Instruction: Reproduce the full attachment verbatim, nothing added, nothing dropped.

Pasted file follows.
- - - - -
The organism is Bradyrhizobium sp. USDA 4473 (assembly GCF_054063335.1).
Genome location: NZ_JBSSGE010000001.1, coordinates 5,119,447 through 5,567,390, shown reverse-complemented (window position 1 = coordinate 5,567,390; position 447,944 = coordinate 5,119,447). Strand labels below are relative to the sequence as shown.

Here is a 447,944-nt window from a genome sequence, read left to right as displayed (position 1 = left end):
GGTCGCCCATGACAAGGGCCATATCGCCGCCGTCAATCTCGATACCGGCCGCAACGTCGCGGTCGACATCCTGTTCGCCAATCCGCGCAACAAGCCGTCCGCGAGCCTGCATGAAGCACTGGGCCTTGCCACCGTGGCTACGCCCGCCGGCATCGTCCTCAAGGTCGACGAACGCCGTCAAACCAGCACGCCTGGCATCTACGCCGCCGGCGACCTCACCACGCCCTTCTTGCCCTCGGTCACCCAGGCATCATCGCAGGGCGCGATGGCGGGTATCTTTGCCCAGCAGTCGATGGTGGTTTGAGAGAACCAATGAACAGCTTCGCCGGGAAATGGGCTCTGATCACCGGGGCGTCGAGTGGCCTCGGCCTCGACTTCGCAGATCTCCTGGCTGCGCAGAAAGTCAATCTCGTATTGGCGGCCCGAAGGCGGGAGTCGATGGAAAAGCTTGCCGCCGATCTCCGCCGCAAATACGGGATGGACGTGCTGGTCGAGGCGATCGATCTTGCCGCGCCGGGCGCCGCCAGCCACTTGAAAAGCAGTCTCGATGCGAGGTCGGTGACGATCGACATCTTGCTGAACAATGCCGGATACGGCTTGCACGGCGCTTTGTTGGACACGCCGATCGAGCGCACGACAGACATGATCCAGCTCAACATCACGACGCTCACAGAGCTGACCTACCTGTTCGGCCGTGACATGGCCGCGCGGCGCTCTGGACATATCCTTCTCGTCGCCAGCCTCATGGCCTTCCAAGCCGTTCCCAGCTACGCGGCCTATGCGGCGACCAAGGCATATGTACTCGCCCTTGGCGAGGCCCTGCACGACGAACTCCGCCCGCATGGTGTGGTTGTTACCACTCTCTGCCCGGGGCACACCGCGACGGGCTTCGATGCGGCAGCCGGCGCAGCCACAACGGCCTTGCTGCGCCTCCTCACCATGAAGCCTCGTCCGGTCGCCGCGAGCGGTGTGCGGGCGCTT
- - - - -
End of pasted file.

The organism is Bradyrhizobium sp. USDA 4473 (assembly GCF_054063335.1).
Genome location: NZ_JBSSGE010000001.1, coordinates 5,119,447 through 5,567,390, shown reverse-complemented (window position 1 = coordinate 5,567,390; position 447,944 = coordinate 5,119,447). Strand labels below are relative to the sequence as shown.

Here is a 447,944-nt window from a genome sequence, read left to right as displayed (position 1 = left end):
GGTCGCCCATGACAAGGGCCATATCGCCGCCGTCAATCTCGATACCGGCCGCAACGTCGCGGTCGACATCCTGTTCGCCAATCCGCGCAACAAGCCGTCCGCGAGCCTGCATGAAGCACTGGGCCTTGCCACCGTGGCTACGCCCGCCGGCATCGTCCTCAAGGTCGACGAACGCCGTCAAACCAGCACGCCTGGCATCTACGCCGCCGGCGACCTCACCACGCCCTTCTTGCCCTCGGTCACCCAGGCATCATCGCAGGGCGCGATGGCGGGTATCTTTGCCCAGCAGTCGATGGTGGTTTGAGAGAACCAATGAACAGCTTCGCCGGGAAATGGGCTCTGATCACCGGGGCGTCGAGTGGCCTCGGCCTCGACTTCGCAGATCTCCTGGCTGCGCAGAAAGTCAATCTCGTATTGGCGGCCCGAAGGCGGGAGTCGATGGAAAAGCTTGCCGCCGATCTCCGCCGCAAATACGGGATGGACGTGCTGGTCGAGGCGATCGATCTTGCCGCGCCGGGCGCCGCCAGCCACTTGAAAAGCAGTCTCGATGCGAGGTCGGTGACGATCGACATCTTGCTGAACAATGCCGGATACGGCTTGCACGGCGCTTTGTTGGACACGCCGATCGAGCGCACGACAGACATGATCCAGCTCAACATCACGACGCTCACAGAGCTGACCTACCTGTTCGGCCGTGACATGGCCGCGCGGCGCTCTGGACATATCCTTCTCGTCGCCAGCCTCATGGCCTTCCAAGCCGTTCCCAGCTACGCGGCCTATGCGGCGACCAAGGCATATGTACTCGCCCTTGGCGAGGCCCTGCACGACGAACTCCGCCCGCATGGTGTGGTTGTTACCACTCTCTGCCCGGGGCACACCGCGACGGGCTTCGATGCGGCAGCCGGCGCAGCCACAACGGCCTTGCTGCGCCTCCTCACCATGAAGCCTCGTCCGGTCGCCGCGAGCGGTGTGCGGGCGCTT